Thursday, August 29, 2013

PALMA Project: International Development among the Transition

Why I am interested in the project?
I learned about the project from the lecture we had in the UNDP-Cuba office and was amazed by UNDP’s participation in Cuba’s development. Interested in the way such an international development project is conducted in a country like Cuba where the state and the communist culture prevail everywhere in their daily life, I chose this as the topic of my research to study the dynamics behind the project and the experiences provided by its success.

Introduction of the Project
Programa de Apoyo Locala la Modernización Agropecuaria en Cuba (PALMA), or “Program of Local Support to the Modernization of the Agriculture Sector in Cuba” is a five year project implemented by United Nations Development Program to increase agriculture productivity and to reduce the country’s dependence on imported food through material delivery and capacity building. PALMA receives funding from the European Union through two EU initiatives: Food Facility (11.7 million Euro) and the Food Security Thematic Program (4.4 million Euro) (PALMA, 2009). In 2012, Canadian International Development Agency (CIDA) also became a funding source with a maximum contribution of 1.2 million USD. The project began in July 2009 and the project is expected to be completed in December, 2014. In the Cuba side, the Ministry of Foreign Trade represents the country and the Ministry of Agriculture is responsible for the execution of the program. Until now, more than 13,200 new farmers and 366 cooperatives in five provinces of Cuba have received agricultural equipment and inputs. The percentage of basic food production increase ranged from 25% to 80%.

Backgrounds of the Project
PALMA was designed to be situated in the two national strategies of the Cuba government: decentralization of agriculture production and local management of agricultural development at municipal levels. From the lecture in Cuba, we were also informed of the practices of UNDP in the capacity building of local governments, which turned out to be going together with PALMA’s effort in improving local officers’ management and decision-making level. The other interesting point of the project is EU’s funding and the triangle relation between EU, UNDP and Cuba in the project. In 2010, EU passes the first country strategy paper for Cuba and put “food security” as one of the three priorities in the country paper. The relative flexible condition of the aid to some extent reflects EU’s attitude towards Cuba, which is different from U.S. or China but more similar to Canada.

Design and Implementation
UNDP adopted the approach of “bottom-up” to precede the project. Given the high education level of Cuban farmers and the technical knowledge accumulated in the cooperative network. The ground provided many resources for the project to utilize and this is also the unique characteristics of development project in Cuba. Another interesting combination is between the Cuban “solidarity” sprit and the “learning by doing” philosophy of the project. In our visit to Cuba, “solidarity” was emphasized by many people from different classes and the community relation based on traditional social capital still bound people closely in most area of the island.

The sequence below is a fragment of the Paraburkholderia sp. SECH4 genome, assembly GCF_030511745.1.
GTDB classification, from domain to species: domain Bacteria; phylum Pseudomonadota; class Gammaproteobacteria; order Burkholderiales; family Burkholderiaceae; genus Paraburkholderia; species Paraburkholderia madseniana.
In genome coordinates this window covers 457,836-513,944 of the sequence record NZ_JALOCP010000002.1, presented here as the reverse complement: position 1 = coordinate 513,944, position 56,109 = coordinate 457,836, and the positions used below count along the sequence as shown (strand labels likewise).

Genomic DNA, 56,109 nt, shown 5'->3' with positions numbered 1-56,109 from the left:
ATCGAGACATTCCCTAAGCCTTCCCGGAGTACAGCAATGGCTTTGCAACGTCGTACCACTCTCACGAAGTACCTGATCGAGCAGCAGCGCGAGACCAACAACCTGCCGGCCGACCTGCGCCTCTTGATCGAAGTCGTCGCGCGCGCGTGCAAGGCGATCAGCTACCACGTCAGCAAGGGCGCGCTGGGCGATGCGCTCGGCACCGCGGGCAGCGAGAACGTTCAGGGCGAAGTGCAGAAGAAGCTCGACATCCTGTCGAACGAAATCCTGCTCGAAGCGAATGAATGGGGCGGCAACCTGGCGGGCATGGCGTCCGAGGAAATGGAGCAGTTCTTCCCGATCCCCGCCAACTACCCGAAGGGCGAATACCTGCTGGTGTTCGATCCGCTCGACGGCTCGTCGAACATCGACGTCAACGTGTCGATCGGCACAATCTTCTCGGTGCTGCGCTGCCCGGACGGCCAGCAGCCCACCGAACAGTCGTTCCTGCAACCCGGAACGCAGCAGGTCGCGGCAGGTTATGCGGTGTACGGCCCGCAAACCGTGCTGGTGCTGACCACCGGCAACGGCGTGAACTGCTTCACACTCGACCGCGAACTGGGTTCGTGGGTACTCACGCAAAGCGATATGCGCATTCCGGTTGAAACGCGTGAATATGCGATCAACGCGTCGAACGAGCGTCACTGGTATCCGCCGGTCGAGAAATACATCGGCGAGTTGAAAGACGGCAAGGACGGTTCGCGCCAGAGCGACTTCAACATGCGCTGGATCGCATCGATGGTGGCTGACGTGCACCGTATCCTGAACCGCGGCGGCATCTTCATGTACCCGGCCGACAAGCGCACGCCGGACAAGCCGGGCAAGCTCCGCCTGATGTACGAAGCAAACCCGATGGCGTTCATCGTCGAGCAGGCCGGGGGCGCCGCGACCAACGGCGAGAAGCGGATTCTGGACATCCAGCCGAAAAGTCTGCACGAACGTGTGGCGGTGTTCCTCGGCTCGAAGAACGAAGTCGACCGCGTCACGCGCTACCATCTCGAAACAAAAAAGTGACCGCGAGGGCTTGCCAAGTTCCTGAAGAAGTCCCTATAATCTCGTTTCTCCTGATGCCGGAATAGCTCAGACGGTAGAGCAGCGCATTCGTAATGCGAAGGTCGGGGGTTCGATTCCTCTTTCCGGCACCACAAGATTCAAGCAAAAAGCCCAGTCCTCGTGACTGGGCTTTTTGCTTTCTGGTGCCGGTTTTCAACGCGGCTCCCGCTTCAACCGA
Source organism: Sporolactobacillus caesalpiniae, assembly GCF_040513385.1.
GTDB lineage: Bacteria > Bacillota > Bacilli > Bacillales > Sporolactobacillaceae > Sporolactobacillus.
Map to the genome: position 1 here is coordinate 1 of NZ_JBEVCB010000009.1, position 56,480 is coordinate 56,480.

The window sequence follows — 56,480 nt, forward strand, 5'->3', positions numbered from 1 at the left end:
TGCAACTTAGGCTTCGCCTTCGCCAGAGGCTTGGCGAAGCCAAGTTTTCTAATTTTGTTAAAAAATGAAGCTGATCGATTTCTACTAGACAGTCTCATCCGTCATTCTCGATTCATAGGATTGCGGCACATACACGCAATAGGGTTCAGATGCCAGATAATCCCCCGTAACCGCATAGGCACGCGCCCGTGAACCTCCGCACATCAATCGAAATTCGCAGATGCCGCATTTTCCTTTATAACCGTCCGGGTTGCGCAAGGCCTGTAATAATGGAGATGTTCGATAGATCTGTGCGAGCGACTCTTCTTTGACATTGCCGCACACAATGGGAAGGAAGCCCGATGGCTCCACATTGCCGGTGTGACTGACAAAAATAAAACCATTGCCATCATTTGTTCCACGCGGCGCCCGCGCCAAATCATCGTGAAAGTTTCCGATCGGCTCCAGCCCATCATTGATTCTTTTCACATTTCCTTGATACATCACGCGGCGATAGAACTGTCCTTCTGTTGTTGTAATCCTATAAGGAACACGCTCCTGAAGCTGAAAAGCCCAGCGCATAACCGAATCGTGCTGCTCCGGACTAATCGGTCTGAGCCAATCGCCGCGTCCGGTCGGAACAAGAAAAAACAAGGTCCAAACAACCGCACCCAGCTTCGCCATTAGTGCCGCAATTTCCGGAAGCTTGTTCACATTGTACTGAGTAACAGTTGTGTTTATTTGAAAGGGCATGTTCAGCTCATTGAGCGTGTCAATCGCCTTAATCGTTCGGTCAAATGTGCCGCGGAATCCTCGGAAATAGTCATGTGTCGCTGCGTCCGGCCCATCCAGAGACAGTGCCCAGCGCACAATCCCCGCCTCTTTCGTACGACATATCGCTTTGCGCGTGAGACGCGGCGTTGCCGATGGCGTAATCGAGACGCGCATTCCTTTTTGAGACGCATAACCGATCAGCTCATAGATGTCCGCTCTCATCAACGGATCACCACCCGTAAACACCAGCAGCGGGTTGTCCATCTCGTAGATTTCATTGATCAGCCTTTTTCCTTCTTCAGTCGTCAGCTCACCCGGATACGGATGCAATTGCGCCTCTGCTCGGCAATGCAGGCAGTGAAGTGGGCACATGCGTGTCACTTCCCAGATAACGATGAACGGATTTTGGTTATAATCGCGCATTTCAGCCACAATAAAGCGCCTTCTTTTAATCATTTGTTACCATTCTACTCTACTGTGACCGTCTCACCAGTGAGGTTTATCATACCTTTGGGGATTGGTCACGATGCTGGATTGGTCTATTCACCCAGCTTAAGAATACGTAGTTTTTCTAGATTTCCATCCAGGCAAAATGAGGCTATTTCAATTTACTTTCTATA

In addition to the adaptability of the project, participation of beneficiaries and the intention to develop sustainability also guarantee the success of the project.

Apart from the development management methods used in the project, the most intriguing feature of this project is the dynamics between international players and Cuban government in the tide of economic reform. Choosing food security as the focus is a smart way to avoid political disputes and it addressed a compelling problem of the country, which increases the Cuba government’s acceptance of the project. To go further, success of the project to some extent helps justify the authority of the regime even though the money comes from capitalist countries. As the second largest project conducted by UNDP in Cuba, PALMA’s success may provide a model for future development project in this country. It does not mean the model should be copied completely, but as the PALMA itself, the mindset to find a position in the power dynamics and to take advantage of local development policies are the principal guarantee of a success. 

Havana view

Executive Board of the United Nations Development Programme and of the United Nations opulation Fund (2013). Draft Country Program Document for Cuba(2014-2018). United Nationas.
Holm, W., & Ag., P. (2011). Walking the walk: Cuba's path to a more cooperative and sustainable economy.
PALMA (2009). Programa De Apoyo Local a la Modernizacion Agropecuaria en Cuba (PALMA). Havana: UNDP.
UNDP Cuba (2010). Buletin Information of UNDP Cuba. Havana: UNDP Cuba.
UNDP (2012). Hacia la seguridad alimentaria desde el desarrollo humano local. UNDP.

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